Optical Illusions Behind the Scenes!
The Mechanisms behind Optical Illusions
Have you ever seen something that isn’t really there? Could your mind be playing tricks on you?
The “tricks” might be your brain reacting to feedback between neurons in different parts of the visual system, according to a study published in the Journal of Neuroscience by Carnegie Mellon University Assistant Professor of Biological Sciences Sandra J. Kuhlman.
Understanding this feedback system could provide new insight into the visual system’s neuronal circuitry and could have further implications for understanding how the brain interprets and understands sensory stimuli.
Many optical illusions make you see something that’s not there. Take the Kanizsa Triangle for example; when you place three Pac-Man-like wedges in the right spot, you see a triangle, even though the edges of the triangle aren’t drawn.
These spatially separate fragments give the impression of a bright white triangle, defined by a sharp illusory contour, occluding three black circles and a black-outlined triangle:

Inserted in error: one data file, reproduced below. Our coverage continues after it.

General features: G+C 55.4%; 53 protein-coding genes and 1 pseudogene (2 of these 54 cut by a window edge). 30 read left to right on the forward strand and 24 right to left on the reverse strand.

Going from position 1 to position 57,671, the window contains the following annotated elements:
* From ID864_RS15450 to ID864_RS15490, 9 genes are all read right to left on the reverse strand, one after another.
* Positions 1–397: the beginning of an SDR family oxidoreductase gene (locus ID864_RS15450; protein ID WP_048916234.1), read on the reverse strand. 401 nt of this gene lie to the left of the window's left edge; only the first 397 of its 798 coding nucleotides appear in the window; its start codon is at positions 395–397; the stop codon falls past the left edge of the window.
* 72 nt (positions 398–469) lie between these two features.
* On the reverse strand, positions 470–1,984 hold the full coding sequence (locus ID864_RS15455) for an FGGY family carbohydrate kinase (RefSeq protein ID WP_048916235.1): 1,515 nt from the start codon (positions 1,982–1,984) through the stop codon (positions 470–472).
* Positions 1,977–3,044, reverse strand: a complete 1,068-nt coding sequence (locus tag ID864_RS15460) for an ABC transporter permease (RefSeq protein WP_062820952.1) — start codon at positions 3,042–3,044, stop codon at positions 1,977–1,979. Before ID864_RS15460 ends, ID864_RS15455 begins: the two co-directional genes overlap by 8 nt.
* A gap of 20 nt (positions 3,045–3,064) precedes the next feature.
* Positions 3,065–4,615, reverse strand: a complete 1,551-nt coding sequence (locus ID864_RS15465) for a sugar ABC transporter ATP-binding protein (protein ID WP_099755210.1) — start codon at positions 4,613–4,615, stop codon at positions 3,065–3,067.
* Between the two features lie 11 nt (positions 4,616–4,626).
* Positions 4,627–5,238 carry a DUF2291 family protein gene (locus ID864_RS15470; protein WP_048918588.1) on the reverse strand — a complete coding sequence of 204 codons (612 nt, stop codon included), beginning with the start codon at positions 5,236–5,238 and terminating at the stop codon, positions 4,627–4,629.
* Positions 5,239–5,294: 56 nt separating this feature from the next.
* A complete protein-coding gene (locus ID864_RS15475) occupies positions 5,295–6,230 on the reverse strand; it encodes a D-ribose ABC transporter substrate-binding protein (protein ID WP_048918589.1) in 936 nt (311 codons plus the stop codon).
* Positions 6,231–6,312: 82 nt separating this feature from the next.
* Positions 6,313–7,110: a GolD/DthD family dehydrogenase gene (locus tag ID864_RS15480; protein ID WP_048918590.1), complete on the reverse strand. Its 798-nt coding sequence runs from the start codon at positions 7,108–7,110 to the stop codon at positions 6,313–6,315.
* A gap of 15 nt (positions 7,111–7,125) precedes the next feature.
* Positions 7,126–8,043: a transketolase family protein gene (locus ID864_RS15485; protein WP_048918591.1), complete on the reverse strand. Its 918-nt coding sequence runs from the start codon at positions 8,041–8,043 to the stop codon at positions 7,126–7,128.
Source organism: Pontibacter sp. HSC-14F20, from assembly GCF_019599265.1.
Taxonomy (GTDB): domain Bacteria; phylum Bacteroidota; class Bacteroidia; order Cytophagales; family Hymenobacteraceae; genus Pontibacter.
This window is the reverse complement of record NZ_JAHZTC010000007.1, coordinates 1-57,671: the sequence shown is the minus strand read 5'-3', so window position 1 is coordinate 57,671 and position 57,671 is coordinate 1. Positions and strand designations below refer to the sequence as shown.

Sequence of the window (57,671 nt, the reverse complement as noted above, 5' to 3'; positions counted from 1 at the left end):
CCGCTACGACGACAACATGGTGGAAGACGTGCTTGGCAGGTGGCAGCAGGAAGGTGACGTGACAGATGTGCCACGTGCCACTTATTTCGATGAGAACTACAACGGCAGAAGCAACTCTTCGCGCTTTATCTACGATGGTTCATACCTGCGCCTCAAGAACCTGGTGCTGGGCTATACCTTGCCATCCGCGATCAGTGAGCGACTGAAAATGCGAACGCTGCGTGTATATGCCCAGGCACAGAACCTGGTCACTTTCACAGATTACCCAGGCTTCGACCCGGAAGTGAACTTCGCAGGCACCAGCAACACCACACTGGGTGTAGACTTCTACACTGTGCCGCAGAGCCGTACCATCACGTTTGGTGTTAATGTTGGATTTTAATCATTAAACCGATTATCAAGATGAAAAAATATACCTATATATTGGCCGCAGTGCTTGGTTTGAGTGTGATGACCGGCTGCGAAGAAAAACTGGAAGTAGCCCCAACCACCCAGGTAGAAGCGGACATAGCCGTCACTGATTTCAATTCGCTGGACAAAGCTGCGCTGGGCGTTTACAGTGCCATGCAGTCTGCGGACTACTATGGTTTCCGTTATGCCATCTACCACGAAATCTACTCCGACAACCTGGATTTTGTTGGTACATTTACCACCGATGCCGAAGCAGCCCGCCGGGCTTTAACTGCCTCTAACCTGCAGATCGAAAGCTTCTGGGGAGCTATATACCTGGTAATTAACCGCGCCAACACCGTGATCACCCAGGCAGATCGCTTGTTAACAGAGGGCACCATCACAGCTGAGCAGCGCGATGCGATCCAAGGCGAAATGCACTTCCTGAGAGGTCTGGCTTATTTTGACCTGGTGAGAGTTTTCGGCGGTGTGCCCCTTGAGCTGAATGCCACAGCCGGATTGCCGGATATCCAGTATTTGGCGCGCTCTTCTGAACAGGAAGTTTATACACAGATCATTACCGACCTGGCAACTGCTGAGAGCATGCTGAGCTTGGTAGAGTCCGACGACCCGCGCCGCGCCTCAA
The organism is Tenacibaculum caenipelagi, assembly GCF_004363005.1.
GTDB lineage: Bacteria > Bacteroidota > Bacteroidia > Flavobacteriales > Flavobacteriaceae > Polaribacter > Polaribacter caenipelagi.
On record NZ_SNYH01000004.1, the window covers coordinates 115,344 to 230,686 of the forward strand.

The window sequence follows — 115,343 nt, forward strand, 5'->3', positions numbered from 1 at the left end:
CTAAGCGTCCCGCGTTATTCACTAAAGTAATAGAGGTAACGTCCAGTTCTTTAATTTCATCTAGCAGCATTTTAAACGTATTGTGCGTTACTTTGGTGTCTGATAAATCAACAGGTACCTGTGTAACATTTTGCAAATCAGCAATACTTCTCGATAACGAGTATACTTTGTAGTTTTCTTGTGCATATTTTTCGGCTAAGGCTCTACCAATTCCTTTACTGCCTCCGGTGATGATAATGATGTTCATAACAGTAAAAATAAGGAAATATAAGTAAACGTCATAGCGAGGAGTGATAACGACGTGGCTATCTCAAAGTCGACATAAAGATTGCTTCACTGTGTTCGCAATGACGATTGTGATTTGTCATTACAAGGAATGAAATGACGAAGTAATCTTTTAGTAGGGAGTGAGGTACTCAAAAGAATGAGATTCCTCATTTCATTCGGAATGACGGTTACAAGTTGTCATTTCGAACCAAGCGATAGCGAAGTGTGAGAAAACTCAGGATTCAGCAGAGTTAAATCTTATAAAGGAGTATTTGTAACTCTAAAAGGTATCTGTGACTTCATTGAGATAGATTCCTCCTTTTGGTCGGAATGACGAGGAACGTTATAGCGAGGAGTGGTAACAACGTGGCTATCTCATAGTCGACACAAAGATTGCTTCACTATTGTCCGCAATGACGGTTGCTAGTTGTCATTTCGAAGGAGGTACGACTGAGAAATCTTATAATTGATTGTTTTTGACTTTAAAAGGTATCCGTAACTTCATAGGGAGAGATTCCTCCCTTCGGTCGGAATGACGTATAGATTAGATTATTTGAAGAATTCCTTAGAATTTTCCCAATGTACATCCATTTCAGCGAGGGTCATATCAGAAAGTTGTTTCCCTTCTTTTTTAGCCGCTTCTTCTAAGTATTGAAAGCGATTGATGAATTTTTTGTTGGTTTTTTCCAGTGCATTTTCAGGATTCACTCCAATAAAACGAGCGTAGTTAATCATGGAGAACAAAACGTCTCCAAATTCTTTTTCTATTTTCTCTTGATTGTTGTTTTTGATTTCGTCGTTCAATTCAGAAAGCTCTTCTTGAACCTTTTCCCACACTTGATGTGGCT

When we look at an object, information about what we see travels through circuits of neurons beginning in the retina, through the thalamus and into the brain’s visual cortex. In the visual cortex, the information gets processed in multiple stages and is ultimately sent to the prefrontal cortex – the area of the brain that makes decisions, including how to respond to a given stimulus. However not all information stays on this forward moving path.
Researchers at the Carnegie Mellon University are looking into the impact that is made by some of these neurons reverting course; at the secondary stage of processing in the visual cortex some neurons reverse course and send information back to the first stage of processing. Assistant Professor Sandra J. Kuhlman and her colleagues are looking at how messages being sent to the prefrontal cortex are being altered and whether this feedback could change our understanding of how the brain works to process visual stimuli.
We are very interested in this research and will look forward to hearing more about what is being discovered about our brilliant brains!
Here are a couple more optical Illusions to get you thinking..